The description of hearing your Mum’s voice then the first meeting with her I personally found challenging. And that was reading it. Not experiencing or writing about it. Takes real guts to record such intimate moments and you must have dug deep there. Keep it going.

    • Most definitely the toughest moment up until then. Had agonised over what it would be like when she got there. She is a very emotional and sometimes fragile kind of person but she really came through for me, coped in a way I didn’t think possible.

      Thanks as always Des

  11. Darren

    A good writer has the ability to make you draw pictures in your own mind to follow the story and allows you to experience the emotions that they felt in those moments, you have a real talent there. I found that difficult to read steven but very uplifting, you didn’t deserve what happened it is just the type of thing that all guys get upto on holiday. There is a quote from the shawshank redemption I like “get busy living or get busy dying” Its clear to me that you have chosen the former and quite right too, looking forward to reading more of your stuff in the future.

    • Thanks for giving such a well considered opinion.

      It is encouraging to know that you can transform my writing into images and feelings of your own. It gives me the motivation to continue the story. Admittedly, not all of it will be as interesting and I’ll go off on tangents but I am just getting started.

      With regards to being busy living, I am doing that now more than I was before the accident. It can require something to be almost taken away for you to truly appreciate having it, that is how I am with life and hopefully a little of that can rub off on others.

      Thanks again Darren

  12. I remember making “the call” to my Mom. I remember asking her to sit down. At the end she said, “but Becky will be okay” and I said, “No”. That’s all I recall. Devastating news by phone; never good. Waking up in a strange hospital unable to move; even worse.

    • I can only imagine, I would feel sick with nerves trying to think of the right words. I suppose in the end there are no right words for something like that, it just has to be done.
      I hope you are both keeping well x

  13. Patricia Gow

    Words fail me Steven. Such an ordeal fir you all , family friends but you most of all. Your courage shames me. I’ve been blessed to be able to communicate with you . All my love . Pat

    • I have genuinely ran out of ways to say thank you Pat. Your words mean a lot X

  14. Hi Steve

    We write our blogs for a similar reason, to help ourselves but mainly to help others who may find themselves in a similar situation. I know I have not just helped amputees, but their families too. The life changing conditions we go through do not only affect our lives but the lives of those around us. I think that as long as a positive can come from a negative then it is no longer a negative. I’m sure there will be many positives that come from your decision to write this blog, about your experience and journey to where you are now. Keep doing what you’re doing as your doing it so well 🙂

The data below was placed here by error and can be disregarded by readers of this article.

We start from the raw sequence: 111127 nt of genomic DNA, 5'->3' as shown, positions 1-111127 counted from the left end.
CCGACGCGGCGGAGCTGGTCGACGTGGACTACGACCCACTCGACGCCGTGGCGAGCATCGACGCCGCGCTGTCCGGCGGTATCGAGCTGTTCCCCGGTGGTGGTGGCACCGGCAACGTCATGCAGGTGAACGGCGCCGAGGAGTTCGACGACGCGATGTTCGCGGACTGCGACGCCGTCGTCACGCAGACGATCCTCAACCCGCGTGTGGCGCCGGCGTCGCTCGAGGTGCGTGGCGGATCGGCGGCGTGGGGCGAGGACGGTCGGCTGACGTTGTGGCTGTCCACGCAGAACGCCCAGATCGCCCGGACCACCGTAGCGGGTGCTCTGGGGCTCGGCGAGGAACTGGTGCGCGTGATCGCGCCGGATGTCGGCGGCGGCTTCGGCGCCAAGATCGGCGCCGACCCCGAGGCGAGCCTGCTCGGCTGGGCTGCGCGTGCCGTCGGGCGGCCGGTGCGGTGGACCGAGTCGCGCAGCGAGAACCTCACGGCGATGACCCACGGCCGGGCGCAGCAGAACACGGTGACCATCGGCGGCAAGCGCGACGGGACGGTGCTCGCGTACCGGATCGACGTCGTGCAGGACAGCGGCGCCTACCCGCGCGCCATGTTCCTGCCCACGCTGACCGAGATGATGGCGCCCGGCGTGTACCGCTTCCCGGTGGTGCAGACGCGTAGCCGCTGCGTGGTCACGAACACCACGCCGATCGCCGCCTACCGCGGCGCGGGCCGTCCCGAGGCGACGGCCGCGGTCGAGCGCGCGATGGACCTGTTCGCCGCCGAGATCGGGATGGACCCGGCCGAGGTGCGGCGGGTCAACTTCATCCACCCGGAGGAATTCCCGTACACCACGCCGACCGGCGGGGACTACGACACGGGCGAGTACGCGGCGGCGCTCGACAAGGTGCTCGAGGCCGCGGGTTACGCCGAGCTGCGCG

• It is true that most people would not realise the impact disabilities can have on those we rely on and who rely on us. My accident has changed many lives in many ways. To be honest, sometimes I forget that and take it for granted.

      Thanks for the encouragement and continued support

  15. It is so very comforting to hear what a supportive family you have.

    • My family and my friends still continue to surprise me by the loyalty and devotion they show. I am very lucky.

  16. Jacks

    Okay, I’m reading this backward at the moment! lol Your friend that phoned your parents is amazing. Must have been the hardest thing he ever had to do. Cannot start to imagine what your family went through in those moments, but they sound amazing!!!
    ps. Keep up the nipple shots! 😉

    • He is an amazing guy. Unfortunately he emigrates to Australia next Tuesday, going to be a big loss. Still got my family and the support of many other great friends.


  17. I can only imagine your mom’s fear and pain for her child. A dear friend of mine’s daughter in law was paralysed in an accident on the 8th of December 2012. It has been a very tough journey for them as a family and your blog gives me hope. Thank you for sharing these painful memories.

    • Feel free to share it with your friend, if you think it might help in anyway. Even pass on my e-mail address.

  18. Steven,
    I have read your story previously…and could not speak…today I am reading it for the fourth time… words…I am 63…you are so young….and I think of the suffering you have endured. You did not plan for this to happen; yet, you are clearly worried about your family, your friends, who were affected by your decision to dive into the pool. You have no self-pity——–incredible to me——–you are concerned about your effect on others and the hardship you cause your family. YOU are amazing! Being a Mom myself to three daughters, I know a little what parents feel and think, and this I know to be true, parents love you and would go to the ends of the earth to help you! and I am sure they feel no blame towards you. ..they only want you to feel love…to be “okay.” Your life certainly took a horrific turn —I am posting your story on my Facebook page, as it is unfolding to me. I think your blog is BEAUTIFUL as you are! You live each day! You give it your best shot! …and your will to do this, makes me realize that I need to do the same! YOU ARE AMAZING!

    • I don’t know how to properly thank you for a comment like that. Words wouldn’t do my gratitude to justice.

      Just going to say thank you and please know that I mean it sincerely, you have just helped ease what was a difficult day x

  19. Colette

    Warning … cliche alert. I’m a sea of utter BS and nonsense on social media your story is so important. Instead of all the talk, you’re actually saying something. Something about life, choices, consequences and ultimately reinforcing what we all know … it’s about ourselves, friends and family and how we deal with life together. Thanks

    • Thanks Colette. Social media is indeed a breeding ground for people to talk shit but lots of good stories in amongst it if you look hard enough. Thanks for the comment.

Leave a Reply

Fill in your details below or click an icon to log in: Logo

You are commenting using your account. Log Out /  Change )

Google+ photo

You are commenting using your Google+ account. Log Out /  Change )

Twitter picture

You are commenting using your Twitter account. Log Out /  Change )

Facebook photo

You are commenting using your Facebook account. Log Out /  Change )

Connecting to %s

%d bloggers like this: